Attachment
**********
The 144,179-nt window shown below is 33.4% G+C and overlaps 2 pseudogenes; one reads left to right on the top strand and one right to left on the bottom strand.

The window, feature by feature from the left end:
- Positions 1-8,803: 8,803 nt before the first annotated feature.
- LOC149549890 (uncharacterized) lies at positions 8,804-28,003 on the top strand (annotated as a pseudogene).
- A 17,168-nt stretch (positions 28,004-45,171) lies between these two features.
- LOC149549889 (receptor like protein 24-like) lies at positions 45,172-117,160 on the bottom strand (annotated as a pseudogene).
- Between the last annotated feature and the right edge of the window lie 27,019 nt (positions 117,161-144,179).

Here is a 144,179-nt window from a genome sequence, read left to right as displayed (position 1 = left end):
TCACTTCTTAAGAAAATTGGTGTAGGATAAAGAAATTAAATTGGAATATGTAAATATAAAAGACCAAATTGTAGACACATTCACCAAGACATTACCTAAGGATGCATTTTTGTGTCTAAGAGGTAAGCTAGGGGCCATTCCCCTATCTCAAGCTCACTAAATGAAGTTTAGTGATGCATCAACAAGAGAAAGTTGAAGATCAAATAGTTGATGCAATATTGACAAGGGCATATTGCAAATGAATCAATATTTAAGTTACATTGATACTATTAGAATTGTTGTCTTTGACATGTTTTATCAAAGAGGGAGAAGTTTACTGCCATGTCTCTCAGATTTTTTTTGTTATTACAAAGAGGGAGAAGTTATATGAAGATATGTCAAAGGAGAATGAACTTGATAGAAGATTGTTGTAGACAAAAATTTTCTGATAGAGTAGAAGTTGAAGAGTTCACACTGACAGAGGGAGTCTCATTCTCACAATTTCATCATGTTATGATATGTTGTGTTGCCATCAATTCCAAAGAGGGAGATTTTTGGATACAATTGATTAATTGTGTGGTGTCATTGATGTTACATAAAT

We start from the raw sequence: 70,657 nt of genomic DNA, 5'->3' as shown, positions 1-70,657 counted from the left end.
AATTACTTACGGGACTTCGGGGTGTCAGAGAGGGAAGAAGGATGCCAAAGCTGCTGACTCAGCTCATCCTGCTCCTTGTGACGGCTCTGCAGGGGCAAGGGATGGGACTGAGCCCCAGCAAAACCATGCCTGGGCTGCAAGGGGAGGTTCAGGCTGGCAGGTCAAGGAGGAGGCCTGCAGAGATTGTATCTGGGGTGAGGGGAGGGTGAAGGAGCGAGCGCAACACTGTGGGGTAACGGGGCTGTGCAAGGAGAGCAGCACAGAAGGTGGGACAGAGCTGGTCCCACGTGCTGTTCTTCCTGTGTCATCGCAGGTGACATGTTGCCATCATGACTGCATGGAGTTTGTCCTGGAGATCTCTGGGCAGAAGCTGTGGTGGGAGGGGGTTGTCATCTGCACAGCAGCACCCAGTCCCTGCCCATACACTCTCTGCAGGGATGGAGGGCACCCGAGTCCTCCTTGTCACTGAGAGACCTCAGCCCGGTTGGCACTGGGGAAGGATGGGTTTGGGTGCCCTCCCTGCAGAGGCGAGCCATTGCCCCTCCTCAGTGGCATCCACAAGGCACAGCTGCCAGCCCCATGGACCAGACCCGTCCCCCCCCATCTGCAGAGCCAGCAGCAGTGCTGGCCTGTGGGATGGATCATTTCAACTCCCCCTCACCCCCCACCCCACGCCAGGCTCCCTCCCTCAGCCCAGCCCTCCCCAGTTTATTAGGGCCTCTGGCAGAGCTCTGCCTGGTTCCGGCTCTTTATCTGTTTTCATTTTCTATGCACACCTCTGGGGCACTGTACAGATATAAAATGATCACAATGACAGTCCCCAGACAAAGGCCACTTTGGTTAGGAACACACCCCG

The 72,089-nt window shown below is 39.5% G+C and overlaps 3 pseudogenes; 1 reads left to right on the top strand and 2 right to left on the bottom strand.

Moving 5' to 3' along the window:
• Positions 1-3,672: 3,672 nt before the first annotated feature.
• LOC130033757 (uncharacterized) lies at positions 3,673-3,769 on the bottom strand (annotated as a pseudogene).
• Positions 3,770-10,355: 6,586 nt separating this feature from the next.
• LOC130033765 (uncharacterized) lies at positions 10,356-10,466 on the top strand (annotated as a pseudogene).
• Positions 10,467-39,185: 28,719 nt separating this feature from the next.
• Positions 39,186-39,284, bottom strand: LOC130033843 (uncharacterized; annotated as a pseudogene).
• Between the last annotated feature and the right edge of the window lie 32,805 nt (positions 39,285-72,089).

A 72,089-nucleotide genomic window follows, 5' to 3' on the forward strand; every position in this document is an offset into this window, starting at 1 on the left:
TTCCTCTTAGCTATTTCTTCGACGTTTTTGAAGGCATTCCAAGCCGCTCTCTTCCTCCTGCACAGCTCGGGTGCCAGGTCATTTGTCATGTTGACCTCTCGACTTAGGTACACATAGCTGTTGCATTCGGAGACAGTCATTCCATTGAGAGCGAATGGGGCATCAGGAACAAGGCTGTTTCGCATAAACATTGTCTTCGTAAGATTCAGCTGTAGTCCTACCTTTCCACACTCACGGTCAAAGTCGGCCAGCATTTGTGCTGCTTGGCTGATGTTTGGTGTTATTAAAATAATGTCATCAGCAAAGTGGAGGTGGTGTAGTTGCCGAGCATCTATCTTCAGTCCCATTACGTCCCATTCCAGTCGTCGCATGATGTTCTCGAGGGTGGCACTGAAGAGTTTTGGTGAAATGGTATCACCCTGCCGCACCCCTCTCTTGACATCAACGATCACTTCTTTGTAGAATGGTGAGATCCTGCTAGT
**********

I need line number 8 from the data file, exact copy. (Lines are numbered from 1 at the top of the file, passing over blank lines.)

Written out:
Here is a 144,179-nt window from a genome sequence, read left to right as displayed (position 1 = left end):